"rhys chatham altered the dna of rock music. the new york-born composer began as a classically-trained flute prodigy, but by 1975, chatham had drastically changed course---having studied under terry riley and la monte young (whom he later went on to work with)---and was fusing the overtone-drenched minimalism of john cale and tony conrad with the relentless, elemental fury of the ramones. it was an inspired amalgamation — the textural intricacies of the avant-garde colliding with the visceral punch of electric guitar-slinging punk rock — and with it chatham created a new type of urban music. raucous and ecstatic, this sound energized the downtown new york scene throughout the late 1970s and early 1980s, prefigured the no wave movement and cast a huge influence over the subsequent work of chatham’s many protégés, including glenn branca and future members of sonic youth. chatham was also the founder of the music program at the kitchen in downtown manhattan in 1971, serving as its music director between 1971–73 and 1977–80, which gave him a significant impact on the moulding of the legendary downtown new york scene.
with his breakthrough piece, the seminal noise-rock piece, guitar trio (for 3 electric guitars, electric bass and drums---released in 1977) chatham became the first composer to make use of multiple electric guitars in special tunings to merge the extended-time music of the ’60s and ’70s with rock music. in 2008, to commemorate it’s 30th anniversary guitar trio was revisited in a series of concerts throughout the us & canada that saw chatham collaborate with many of the leading figures from the contemporary rock scene, seeing release on the table of elements label as the compilation, guitar trio is my life!
chatham continued pursuing the possibilities of this fusion throughout the 1980’s with pieces such as the tumultuous brass-based massacre on macdougal st (1982), and the soaring, euphoric masterpiece, die donnergötter (1986), but by the end of the decade was chafing against the logistical and financial constraints imposed upon him in the states; in his mind was a vast, unprecedented sound. relocating permanently from new york to paris, chatham began composing his masterpiece, a symphony for one hundred electric guitars, electric bass and drums. the result, an angel moves too fast to see (1989), one of the most extraordinary works in the minimalist canon, demonstrated the majesty inherent in chatham’s amplified imagination and cemented his reputation as a monolithic figure astride both rock and classical musics. the piece was toured throughout the usa, europe and in australia during the 1990’s.
in 2005 chatham was commissioned by the city of paris to write a new piece for 400 guitars. a crimson grail premiered at the basilica of sacré-coeur in the same year, having been created specifically to work with the specific architecture of the basilica, making use of its natural 15-second reverberation time. the musicians surrounded the audience, creating an antiphonal effect with the sound moving around the space from area to area. approximately 10,000 people were in attendance, with 100,000 more watching live on french television, with the recording being released as a crimson grail (for 400 guitars) on table of elements.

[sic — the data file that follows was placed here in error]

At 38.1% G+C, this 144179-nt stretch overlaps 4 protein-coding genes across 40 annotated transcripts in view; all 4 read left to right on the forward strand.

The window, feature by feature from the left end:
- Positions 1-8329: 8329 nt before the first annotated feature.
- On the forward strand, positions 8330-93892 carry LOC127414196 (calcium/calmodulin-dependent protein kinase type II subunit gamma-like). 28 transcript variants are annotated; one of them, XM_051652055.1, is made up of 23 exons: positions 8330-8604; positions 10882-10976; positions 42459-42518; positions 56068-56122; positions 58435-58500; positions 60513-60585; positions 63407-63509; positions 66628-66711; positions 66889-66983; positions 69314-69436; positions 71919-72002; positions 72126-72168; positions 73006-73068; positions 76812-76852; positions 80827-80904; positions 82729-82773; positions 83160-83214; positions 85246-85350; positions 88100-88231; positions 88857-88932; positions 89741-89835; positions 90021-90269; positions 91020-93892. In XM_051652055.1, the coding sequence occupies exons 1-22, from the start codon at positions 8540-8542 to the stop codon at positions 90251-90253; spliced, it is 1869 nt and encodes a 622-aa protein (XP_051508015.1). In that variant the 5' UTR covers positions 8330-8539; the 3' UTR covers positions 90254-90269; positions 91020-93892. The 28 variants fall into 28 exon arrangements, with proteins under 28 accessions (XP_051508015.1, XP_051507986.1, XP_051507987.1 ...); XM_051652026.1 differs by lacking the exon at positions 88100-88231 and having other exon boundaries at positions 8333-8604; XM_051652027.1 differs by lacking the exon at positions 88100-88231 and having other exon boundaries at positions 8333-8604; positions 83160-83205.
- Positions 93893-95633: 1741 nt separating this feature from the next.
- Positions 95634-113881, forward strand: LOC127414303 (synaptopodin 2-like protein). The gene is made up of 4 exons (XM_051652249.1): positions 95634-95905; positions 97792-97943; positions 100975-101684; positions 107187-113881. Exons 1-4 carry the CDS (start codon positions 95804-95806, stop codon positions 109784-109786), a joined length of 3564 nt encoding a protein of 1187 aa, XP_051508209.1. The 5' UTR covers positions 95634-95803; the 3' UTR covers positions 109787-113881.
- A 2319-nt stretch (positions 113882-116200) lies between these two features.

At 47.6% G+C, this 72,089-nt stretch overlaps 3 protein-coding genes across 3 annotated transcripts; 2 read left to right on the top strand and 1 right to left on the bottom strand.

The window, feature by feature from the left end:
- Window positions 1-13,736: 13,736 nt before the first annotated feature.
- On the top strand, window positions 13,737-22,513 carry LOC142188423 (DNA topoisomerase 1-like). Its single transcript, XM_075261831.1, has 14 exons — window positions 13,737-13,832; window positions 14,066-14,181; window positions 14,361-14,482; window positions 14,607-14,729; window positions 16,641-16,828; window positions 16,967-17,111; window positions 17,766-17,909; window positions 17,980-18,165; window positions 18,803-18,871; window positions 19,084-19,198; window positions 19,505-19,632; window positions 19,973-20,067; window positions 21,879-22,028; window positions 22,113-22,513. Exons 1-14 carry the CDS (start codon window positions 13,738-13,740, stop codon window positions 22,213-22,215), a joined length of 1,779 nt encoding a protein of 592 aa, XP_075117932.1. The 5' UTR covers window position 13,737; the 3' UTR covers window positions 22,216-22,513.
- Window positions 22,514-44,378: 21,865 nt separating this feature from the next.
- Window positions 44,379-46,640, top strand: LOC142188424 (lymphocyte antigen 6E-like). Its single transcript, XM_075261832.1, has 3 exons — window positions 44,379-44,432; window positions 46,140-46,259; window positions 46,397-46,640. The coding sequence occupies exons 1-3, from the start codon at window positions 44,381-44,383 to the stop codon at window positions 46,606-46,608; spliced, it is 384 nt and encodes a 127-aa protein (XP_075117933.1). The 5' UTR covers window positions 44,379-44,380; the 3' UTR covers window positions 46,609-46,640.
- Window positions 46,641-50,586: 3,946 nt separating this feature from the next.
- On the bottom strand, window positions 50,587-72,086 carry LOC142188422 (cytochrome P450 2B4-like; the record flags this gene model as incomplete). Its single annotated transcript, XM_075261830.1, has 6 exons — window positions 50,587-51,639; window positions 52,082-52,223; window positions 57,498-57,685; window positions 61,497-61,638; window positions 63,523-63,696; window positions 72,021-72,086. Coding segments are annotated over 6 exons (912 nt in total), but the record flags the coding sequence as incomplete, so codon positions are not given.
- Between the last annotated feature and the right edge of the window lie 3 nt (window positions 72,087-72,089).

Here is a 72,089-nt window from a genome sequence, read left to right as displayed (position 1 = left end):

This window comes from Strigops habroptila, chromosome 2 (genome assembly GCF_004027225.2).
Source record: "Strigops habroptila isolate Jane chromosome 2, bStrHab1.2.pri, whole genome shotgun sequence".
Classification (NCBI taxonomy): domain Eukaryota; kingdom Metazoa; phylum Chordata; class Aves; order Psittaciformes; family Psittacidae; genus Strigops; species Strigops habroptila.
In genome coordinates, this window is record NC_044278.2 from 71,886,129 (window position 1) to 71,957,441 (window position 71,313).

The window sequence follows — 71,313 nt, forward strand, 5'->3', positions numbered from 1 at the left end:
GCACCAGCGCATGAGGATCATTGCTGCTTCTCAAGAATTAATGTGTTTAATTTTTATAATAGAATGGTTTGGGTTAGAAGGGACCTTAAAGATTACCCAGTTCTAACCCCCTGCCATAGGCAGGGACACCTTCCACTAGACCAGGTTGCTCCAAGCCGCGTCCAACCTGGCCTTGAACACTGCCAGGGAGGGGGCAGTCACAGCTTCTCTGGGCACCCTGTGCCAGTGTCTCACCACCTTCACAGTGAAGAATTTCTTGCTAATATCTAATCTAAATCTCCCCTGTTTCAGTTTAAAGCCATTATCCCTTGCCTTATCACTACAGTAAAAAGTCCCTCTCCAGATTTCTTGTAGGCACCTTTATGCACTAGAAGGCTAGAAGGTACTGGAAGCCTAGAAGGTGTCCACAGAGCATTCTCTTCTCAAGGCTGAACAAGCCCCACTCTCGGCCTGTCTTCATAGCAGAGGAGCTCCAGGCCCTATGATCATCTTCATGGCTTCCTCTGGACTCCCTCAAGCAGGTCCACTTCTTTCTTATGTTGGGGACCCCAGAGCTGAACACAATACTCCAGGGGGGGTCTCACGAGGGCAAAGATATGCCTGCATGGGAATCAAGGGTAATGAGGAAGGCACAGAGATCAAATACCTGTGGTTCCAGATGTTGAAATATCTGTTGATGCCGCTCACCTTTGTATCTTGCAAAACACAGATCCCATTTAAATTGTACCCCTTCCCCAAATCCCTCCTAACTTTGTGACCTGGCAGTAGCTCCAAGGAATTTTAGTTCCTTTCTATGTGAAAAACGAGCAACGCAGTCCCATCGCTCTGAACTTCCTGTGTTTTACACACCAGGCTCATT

in 2009, when the lincoln center invited chatham to mount a crimson grail in new york at the lincoln center out of doors festival, the composition had to be completely reworked for the acoustics of an exterior, non-reverberant setting. recorded in lincoln center’s damrosch park, with 200 electric guitars, 16 electric basses, five conductors, and one percussionist, the outdoor version was released as a crimson grail and released on nonesuch in september 2015. the new york times called it “a meditative, slowly unfolding work, filled with huge, droning sound clouds that, like a pointillist landscape, reveal great detail on close inspection. it might justly be considered music to pray to.’’
chatham followed this up with two recordings for the brooklyn-based northern spy imprint. 2011 saw the release of outdoor spell, which saw chatham refocus on the trumpet---an instrument he began playing in the 1980’s and which was the focal point for some of his most loved releases from that period. chatham's trumpet work deploys extended playing techniques inherited from the glory days of the early new york minimalist and loft jazz period. 2013 saw the release of harmonie du soir, with the title track being chatham’s first major piece written for the configuration of six electric guitars, electric bass and drums since die donnergötter (1986). the dream of rhonabwy, a piece written for a 70-person brass ensemble and percussion, also featured. the cd version also included a 2012 re-recording of his “drastic classicism” piece from the 1970’s.
2014 saw the release of youuu + meee = weee, the triple-album cd of his collaborative work with charlemagne palestine on the sub rosa label, featuring chatham on electric guitar and trumpet, and palestine on organ and piano."
"rhys chatham returns with his first new album in 3 years, the apocryphal and enchanting pythagorean dream. primarily focused on the electric guitar (but also featuring flute and a bit of trumpet) the recording is named after the pythagorean guitar tuning it employs. the new album is a truly singular endeavour; composed, performed, produced, engineered and mastered solely by chatham."